1993 Started, Ended on Tragic Notes for Tribe

A lot of emotions boiled to the surface as the 1993 baseball season ended in Cleveland.

It was a bittersweet ending to the Indians’ time at Municipal Stadium. In its later years, the stadium had become a decrepit home for a mediocre team, but there were still people who remembered when the ballpark was filled to the seams for some of the best players and biggest characters in baseball. Bob Hope, the Cleveland native who was part owner of the Indians during those glory years in the 1940s, sang “Thanks For the Memories.”

At the same time, there was excitement, as the team readied for its new home in the Gateway project, on the site of the old Cleveland Central Market. The Cavs would also be moving back into the city from their home in Richfield to an arena right next to the new baseball-only stadium. Also, the pieces were almost all in place for what would become the 1990s dynasty, as Albert Belle, Kenny Lofton, Jim Thome, Charles Nagy and Manny Ramirez played for the Indians in 1993.

But mostly, there was a desire for the year to be over. The Indians struggled to a 76-86 record, next to last in the American League East, as a spring training tragedy cast a pall over the season. On an off day, three Indians pitchers, Bob Ojeda, Tim Crews and Steve Olin went boating on Little Lake Nellie in Florida. Crews had been drinking, and the boat hit a dock in the darkness. Olin died instantly, and Crews died the next day. Ojeda was out for most of the year, recovering physically and mentally.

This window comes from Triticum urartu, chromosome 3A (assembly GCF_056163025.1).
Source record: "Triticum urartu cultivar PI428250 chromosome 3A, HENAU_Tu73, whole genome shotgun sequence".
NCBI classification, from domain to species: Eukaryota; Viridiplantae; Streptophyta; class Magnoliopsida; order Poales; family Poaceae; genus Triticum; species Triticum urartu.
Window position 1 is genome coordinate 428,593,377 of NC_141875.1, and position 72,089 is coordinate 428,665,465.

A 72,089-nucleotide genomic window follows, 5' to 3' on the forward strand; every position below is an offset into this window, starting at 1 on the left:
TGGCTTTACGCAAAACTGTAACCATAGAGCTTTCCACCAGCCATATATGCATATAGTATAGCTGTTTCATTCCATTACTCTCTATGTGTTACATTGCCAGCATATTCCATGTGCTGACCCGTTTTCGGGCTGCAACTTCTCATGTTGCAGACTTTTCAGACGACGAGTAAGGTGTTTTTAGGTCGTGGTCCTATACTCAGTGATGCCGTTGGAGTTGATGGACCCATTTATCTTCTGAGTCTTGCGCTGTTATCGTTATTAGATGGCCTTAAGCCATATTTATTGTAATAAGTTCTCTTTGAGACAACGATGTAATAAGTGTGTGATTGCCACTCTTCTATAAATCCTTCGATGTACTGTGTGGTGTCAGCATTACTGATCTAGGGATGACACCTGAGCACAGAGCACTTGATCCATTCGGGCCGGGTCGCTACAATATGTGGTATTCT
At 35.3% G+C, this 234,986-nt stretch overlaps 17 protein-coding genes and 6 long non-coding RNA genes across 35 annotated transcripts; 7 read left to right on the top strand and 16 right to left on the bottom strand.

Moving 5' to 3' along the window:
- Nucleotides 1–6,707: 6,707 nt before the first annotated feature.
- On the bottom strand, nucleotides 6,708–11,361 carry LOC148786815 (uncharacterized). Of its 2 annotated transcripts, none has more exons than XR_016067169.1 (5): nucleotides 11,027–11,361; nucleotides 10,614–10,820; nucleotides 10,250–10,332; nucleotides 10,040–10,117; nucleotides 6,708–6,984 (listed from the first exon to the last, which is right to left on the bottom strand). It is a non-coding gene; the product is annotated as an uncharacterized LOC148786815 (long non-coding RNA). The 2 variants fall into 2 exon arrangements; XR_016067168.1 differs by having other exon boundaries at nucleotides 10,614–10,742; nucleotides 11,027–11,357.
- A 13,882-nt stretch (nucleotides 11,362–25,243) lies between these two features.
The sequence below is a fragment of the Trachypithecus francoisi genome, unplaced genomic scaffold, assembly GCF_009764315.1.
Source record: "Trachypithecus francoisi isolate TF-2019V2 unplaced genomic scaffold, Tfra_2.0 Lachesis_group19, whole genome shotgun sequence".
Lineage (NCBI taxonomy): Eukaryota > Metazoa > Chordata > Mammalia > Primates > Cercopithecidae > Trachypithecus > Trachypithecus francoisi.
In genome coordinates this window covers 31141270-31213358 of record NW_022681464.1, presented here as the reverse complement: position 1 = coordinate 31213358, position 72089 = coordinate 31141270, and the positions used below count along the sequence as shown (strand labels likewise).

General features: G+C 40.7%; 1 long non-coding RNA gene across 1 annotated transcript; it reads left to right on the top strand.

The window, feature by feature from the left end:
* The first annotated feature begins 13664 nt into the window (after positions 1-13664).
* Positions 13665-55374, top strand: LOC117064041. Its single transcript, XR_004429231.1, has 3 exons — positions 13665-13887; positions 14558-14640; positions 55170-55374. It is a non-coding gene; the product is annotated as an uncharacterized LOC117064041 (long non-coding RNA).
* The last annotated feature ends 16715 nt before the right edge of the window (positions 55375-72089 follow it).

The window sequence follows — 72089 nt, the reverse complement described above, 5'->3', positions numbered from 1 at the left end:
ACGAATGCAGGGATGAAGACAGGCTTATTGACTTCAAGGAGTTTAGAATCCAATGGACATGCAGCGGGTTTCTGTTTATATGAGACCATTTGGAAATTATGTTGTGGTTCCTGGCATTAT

And then, on Nov. 4, all those bad feelings came back to the Indians. Cliff Young, who had signed with the Indians in January and went 3-3 in 21 appearances, was killed in a wreck near his hometown of Willis, Texas. Young, who had become a free agent after the season ended, was reaching to light a cigarette in his truck when it went off the road, hit a tree and flipped over.

Young was drafted by the Montreal Expos in 1983, but didn’t make it to the majors until 1990, when he broke in with the Angels. He spent two years in Anaheim, but knocked around the minors in 1992 before signing with the Indians, who were negotiating with Young to retain him.

“I had that same heart-wrenching feeling of sorrow and helplessness,” general manager John Hart said in an Associated Press story. “We are looking forward to calendar year 1993 going away. You just shake your head and you wonder, why is this happening?”

Headlines talked about the Indians plunged into mourning once again, but manager Mike Hargrove said it was nothing more than a tragic twist of fate, and not a curse that had befallen the team.

“It’s a part of life,” he told the AP. “It happens every day somewhere. It just has happened to us twice now.”

Young was buried in his hometown of Willis four days later, leaving behind a wife and two sons. Hargrove attended the funeral.

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